Fat Oxidation and Rancidity

Appears in
On Food and Cooking

By Harold McGee

Published 2004

  • About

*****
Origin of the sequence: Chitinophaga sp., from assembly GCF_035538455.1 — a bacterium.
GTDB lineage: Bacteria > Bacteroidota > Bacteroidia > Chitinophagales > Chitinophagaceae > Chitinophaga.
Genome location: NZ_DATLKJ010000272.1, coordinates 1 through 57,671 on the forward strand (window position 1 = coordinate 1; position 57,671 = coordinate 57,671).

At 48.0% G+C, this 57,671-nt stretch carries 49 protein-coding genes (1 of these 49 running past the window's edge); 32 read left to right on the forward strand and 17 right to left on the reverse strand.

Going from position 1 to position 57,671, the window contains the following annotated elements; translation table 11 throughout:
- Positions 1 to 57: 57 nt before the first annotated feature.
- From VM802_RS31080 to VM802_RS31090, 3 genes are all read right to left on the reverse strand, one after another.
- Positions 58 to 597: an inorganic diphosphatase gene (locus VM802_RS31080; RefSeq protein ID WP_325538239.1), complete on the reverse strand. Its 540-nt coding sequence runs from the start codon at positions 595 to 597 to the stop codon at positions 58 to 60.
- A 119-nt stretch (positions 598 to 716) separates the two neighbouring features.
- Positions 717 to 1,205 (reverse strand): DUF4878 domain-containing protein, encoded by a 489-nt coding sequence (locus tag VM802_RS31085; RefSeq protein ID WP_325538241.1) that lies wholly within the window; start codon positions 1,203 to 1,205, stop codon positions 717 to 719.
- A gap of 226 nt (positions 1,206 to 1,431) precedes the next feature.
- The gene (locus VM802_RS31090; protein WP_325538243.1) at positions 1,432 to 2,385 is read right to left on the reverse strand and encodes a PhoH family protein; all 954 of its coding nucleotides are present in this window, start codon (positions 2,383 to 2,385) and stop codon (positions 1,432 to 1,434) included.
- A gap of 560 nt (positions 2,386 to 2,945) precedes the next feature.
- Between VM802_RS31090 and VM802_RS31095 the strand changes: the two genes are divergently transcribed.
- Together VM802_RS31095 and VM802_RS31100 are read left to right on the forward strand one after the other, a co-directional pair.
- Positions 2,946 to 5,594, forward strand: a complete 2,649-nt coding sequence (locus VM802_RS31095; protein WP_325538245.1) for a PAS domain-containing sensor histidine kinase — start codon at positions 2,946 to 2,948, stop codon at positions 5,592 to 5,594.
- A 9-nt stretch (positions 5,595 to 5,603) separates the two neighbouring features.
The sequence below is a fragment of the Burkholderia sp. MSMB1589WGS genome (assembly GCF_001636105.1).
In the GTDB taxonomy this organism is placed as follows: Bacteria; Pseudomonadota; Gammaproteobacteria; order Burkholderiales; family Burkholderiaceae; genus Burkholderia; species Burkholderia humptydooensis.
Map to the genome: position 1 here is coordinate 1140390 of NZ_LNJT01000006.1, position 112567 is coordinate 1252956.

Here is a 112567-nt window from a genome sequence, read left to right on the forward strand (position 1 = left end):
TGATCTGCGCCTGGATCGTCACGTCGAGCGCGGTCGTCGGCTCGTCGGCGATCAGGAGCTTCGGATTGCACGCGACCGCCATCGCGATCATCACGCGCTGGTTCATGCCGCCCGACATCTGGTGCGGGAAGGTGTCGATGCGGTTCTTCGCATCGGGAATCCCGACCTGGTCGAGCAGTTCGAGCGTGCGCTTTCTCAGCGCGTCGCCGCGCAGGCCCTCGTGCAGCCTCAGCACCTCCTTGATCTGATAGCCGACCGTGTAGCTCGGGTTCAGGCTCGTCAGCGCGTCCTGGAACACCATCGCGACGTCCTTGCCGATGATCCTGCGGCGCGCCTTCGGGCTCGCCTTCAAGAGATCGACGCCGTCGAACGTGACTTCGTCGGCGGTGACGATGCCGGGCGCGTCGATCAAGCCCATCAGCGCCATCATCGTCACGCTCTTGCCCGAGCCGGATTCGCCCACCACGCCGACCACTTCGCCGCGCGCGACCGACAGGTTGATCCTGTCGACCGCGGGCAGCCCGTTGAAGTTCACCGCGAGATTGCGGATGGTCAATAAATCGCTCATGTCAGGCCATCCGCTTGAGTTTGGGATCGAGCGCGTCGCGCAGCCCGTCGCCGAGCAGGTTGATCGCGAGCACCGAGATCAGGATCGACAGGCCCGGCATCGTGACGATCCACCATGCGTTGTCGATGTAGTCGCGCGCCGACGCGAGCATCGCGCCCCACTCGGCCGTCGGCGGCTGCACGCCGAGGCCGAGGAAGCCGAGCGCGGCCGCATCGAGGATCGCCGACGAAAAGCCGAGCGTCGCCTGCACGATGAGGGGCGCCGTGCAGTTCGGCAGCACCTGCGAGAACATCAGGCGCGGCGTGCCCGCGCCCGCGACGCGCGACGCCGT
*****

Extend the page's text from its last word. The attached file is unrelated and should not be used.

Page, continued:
The most important chemical damage suffered by meats is the breakdown of their fats by both oxygen and light into small, odorous fragments that define the smell of rancidity. Rancid fat won’t necessarily make us sick, but it’s unpleasant, so its development limits how long we can age and store meat. Unsaturated fats are most susceptible to rancidity, which means that fish, poultry, and game birds go bad most quickly. Beef has the most saturated and stable of all meat fats, and keeps the longest.